My freshman year of college, I was given a spatial reasoning test at the start of my honors engineering program. The reasoning was that if some of us were just terrible at manipulating objects in our heads, we’d have a pretty rough time with a lot of the drafting and Computer Aided Design (CAD) software projects and tests.
Not that they’d kick us out of engineering if we scored poorly, but they wanted to be aware of anyone facing those additional challenges.
Naturally, scoring well on those tests meant that you’d probably perform a bit better on the future assignments relying on those skills. But where else might spatial skills come in handy? After all, the brain is one giant jumble of interconnected wires. At the University of Chicago, Susan Levine and Elizabeth Gunderson had the idea that early skills in spatial reasoning might help kids develop their math skills.
It seems that they might be right.
The pair of researchers gave young six year olds a spatial reasoning test that required them to predict the future shape that would be created when two others were rotated together or pushed together. A couple of years later, they asked them to pick out on a number line where several numbers between 0 and 100 should be placed. Finally, they gave them an approximate mathematics skill test that required them to add two numbers together and say whether or not the resulting total was more or less than another number.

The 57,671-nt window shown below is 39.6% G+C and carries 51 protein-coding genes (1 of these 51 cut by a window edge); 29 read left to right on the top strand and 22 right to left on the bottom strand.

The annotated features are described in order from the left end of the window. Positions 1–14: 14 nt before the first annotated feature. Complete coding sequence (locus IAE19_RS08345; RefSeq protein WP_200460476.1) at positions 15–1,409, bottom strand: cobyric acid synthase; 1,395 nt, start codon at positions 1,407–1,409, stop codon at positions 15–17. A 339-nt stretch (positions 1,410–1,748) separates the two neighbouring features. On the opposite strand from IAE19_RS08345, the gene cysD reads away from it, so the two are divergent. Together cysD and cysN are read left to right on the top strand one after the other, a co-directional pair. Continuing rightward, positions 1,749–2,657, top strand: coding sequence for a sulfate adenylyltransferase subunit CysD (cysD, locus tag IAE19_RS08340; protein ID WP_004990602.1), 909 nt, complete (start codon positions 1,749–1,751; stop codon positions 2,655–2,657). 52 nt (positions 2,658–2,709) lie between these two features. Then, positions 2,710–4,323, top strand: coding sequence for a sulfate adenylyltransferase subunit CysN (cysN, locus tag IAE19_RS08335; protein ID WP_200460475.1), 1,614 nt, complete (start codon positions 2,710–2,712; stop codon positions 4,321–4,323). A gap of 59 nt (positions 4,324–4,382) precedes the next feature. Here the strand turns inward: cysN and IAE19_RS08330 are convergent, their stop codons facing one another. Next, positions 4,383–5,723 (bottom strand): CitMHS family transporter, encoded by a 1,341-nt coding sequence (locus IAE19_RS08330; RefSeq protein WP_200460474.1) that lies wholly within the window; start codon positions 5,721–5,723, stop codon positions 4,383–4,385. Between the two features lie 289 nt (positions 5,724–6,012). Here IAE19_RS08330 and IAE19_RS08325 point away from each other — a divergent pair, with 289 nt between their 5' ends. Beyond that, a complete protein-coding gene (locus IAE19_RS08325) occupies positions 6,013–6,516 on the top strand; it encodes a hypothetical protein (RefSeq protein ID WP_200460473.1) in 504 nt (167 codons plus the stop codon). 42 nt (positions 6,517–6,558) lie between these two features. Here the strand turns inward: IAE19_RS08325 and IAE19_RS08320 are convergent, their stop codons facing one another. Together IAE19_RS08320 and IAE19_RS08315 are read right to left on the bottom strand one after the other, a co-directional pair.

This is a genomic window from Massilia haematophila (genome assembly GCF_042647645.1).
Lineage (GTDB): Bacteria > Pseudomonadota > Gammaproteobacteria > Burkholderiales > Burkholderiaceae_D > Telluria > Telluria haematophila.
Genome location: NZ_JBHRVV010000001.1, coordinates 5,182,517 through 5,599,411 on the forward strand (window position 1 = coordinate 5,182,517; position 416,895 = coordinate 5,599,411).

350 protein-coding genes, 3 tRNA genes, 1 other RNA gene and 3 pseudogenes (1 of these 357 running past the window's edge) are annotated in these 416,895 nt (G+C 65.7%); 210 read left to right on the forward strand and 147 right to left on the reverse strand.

For example, they’d see images depicting someone getting 30 cookies and then getting 15 more cookies. Then, they’d be shown someone else having 55 cookies and would be asked who had more.
The results strongly correlated early high spatial reasoning skills with later prowess at the numbers game.
That’s all well and good, but I don’t understand why they didn’t just give the kids a math test. I mean, they were second graders. I’m pretty sure I learned addition and subtraction in first grade, and multiplication in second. Why not just see if the spatial skills resulted in solid addition and subtraction skills?
Whatever their reasons, it seems like another study suggesting letting your children play with puzzles will help them develop better smarts later in life.